Gold aureus commemorating the consecration of the Emperor Hadrian
From Rome, Italy
This gold coin was issued by Antoninus Pius, the successor of the emperor Hadrian, to celebrate his predecessor’s deification.
Hadrian died at Baiae on the Gulf of Naples on 10 July AD 138 after a long illness. Hadrian's successor requested that the reluctant senate overcome their hostility to the deceased emperor and deify him.
Deification was an elaborate public ritual. A wax image of the deceased was laid in state in the Forum and praised by his successor. Accompanied by a large procession of public representatives from across the empire, the effigy was then taken to a cremation site. The wax image, gifts and offerings were placed on a massive, multi-story funerary pyre, often decorated with sculptures and precious ornaments. An eagle – concealed in a cage on top of the pyre – was released just before the effigy was consumed by flames, symbolising the soul soaring to heaven to join the gods. No references to Hadrian’s consecration ceremony have survived, but it must have followed the usual ritual.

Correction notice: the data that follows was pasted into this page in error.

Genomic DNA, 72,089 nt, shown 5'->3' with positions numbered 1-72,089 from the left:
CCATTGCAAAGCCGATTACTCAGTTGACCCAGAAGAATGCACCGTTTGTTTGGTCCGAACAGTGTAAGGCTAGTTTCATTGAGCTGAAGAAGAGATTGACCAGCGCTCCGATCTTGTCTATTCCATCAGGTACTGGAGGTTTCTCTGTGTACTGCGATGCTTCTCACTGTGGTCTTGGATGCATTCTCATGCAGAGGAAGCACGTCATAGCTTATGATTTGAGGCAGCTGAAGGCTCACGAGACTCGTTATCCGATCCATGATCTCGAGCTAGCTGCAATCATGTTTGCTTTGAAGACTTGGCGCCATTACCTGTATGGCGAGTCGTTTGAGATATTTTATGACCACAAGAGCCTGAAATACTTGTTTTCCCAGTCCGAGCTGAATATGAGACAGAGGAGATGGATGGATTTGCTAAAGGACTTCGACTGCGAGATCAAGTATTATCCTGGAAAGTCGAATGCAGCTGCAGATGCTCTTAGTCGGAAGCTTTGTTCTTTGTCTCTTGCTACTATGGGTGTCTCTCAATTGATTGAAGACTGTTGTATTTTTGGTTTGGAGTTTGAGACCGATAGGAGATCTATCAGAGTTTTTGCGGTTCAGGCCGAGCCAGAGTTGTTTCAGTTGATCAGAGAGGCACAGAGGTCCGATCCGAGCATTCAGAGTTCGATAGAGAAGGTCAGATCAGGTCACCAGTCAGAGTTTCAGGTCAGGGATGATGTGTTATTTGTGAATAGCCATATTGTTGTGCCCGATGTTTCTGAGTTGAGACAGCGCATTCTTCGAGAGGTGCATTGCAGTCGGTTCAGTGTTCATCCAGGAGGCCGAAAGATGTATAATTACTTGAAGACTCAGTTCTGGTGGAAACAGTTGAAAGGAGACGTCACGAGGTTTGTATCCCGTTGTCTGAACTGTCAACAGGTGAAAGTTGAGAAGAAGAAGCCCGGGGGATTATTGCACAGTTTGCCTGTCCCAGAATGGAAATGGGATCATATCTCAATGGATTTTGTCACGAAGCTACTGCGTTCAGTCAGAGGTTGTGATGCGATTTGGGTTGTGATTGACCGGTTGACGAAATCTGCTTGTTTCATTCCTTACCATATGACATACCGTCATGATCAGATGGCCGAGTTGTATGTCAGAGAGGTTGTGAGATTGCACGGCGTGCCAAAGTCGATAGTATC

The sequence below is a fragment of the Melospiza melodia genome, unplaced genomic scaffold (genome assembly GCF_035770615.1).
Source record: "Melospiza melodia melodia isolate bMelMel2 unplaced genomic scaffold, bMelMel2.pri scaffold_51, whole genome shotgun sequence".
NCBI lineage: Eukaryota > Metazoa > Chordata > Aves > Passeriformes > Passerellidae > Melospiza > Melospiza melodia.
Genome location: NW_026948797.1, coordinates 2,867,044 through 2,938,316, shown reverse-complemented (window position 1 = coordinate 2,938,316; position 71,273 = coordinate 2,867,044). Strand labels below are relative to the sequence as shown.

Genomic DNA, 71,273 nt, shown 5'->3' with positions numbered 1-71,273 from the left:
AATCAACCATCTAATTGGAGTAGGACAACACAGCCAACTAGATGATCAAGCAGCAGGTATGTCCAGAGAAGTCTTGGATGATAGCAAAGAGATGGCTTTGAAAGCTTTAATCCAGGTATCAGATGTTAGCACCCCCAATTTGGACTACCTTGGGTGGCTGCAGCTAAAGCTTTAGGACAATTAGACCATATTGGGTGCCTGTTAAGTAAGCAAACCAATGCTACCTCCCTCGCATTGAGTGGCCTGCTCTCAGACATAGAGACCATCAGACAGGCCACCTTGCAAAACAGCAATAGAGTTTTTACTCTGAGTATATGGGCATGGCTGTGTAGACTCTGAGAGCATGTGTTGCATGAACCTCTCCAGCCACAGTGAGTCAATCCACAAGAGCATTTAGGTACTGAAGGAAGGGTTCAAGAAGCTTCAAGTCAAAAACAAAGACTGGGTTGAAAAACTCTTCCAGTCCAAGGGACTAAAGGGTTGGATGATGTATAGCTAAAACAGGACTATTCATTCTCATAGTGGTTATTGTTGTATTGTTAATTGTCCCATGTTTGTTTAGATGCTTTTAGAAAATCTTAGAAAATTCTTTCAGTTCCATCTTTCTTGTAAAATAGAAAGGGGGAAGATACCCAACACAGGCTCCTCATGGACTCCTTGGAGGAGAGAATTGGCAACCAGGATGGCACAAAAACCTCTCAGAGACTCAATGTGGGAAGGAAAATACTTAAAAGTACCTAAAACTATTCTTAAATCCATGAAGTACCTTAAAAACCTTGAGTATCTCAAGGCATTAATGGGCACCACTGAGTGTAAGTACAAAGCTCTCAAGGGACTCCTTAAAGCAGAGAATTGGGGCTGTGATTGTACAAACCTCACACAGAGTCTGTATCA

On the obverse of this coin, Hadrian is shown with a laurel wreath and the portrait is inscribed ‘Divus Hadrianus Aug’ (Deified Hadrianus Augustus). On the reverse, Hadrian is carried up to the heavens by a mighty eagle. This side bears the legend ‘consecratio’, the term used by the Romans for the deification of members of the imperial family.